Qantas chief financial officer Gareth Evans says the airline’s global alliance with Emirates is delivering on all fronts. The tie-up with the Dubai-headquartered Emirates has solved Qantas’s European network problems, as well as delivered an economic and financial benefit since it began in April 2013, Evans said on Thursday.
“From a customer point of view it is working fantastically,” Evans told the CAPA Australia Pacific aviation summit.
“From an economics perspective it is absolutely doing what we would hoped it would have done and what Emirates would have hoped it would have done.”
Evans noted the benefits of the tie-up with Emirates have been achieved amid an extremely competitive and difficult Australia to Europe market, with lots of different carriers and plenty of seats.
“Both of us would wholeheartedly agree that we would be a damn sight worse off without the relationship than we are with the relationship,” he said.
While there had been some tweaks on pricing, certain behaviour on joint selling and on product alignment, Evans said that was all expected as the partnership evolved.
“That is absolutely natural,” Evans said.
“We will continue to tweak and adjust and move things.”
In addition to Emirates, Qantas has also partnerships with the likes of American Airlines and LAN Chile for the Americas, alongside tie-ups with China Eastern and China Southern for the emerging Chinese market.
Some, if not all have been mooted as potential equity investors in Qantas, which recently had some restrictions on its share register relaxed after the federal parliament removed some provisions of the Qantas Sale Act. Rules preventing any one foreign airline owning more than 25 per cent of Qantas, as well as a 35 per cent limit on total foreign ownership by airlines have been struck out of the act, leaving the way open for an overseas airline to take up 49 per cent ownership of the Flying Kangaroo.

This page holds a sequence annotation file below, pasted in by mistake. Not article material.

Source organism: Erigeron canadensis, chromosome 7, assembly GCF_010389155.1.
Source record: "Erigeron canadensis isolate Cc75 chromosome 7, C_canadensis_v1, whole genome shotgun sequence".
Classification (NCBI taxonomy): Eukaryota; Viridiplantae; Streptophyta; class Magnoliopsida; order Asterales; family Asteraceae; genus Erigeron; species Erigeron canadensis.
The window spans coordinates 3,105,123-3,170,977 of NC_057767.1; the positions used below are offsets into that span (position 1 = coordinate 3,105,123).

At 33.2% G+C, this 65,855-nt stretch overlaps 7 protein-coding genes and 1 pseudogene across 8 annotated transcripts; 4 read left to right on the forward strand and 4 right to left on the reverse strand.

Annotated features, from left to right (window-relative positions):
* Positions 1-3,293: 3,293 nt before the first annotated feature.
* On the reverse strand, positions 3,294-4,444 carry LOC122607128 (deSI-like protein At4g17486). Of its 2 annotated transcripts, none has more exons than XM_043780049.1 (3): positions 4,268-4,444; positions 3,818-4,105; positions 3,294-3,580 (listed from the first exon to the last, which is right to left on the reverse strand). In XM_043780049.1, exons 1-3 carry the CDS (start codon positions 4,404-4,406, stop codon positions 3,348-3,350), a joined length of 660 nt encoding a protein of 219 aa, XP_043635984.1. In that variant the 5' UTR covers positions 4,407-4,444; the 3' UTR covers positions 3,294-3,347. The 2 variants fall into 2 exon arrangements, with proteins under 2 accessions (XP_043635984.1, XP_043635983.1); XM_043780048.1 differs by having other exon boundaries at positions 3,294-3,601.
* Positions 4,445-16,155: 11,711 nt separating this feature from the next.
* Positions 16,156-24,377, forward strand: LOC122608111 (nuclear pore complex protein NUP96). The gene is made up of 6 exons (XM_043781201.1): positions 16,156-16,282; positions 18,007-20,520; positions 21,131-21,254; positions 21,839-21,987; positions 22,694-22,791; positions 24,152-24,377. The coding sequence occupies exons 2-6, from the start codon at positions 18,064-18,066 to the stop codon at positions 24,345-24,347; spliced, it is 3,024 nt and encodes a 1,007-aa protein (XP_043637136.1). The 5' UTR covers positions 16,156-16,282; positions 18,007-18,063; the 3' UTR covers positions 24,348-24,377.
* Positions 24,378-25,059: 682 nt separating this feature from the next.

Evans said it was too early to know what impact the relaxation of those rules would have given the amendments passed parliament only a few weeks ago.
However, history has shown Australia was a very important global aviation market, given the significant amounts of capacity foreign carriers had poured into the region, he said. For example, Cathay Pacific had more seats to Australia than all of Europe, while Australia was the number one or two market in terms of seats for Emirates, according to figures from CAPA executive chairman Peter Harbison.
“That importance makes Qantas a very important global player and I think it is much too early to start to guess who might and who might not be interested in partnerships,” Evans said.
Evans said the rise of Asia, which was forecast to represent one-third of all global air traffic in the period ahead, made a likely source for an airline partner.
But it was too early to say where any partner would eventually come from.
Qantas has been a strong advocate for totally scrapping the act and Evans described this latest change as a big step in the right direction.
“Consolidation is the way of the future for the aviation industry,” Evans said.
“At the same time it never happens quickly.”
Qantas is due to release its full year financial results on August 28. Market consensus was for a reported loss of about $700 million for the 12 months to June 30 2014.
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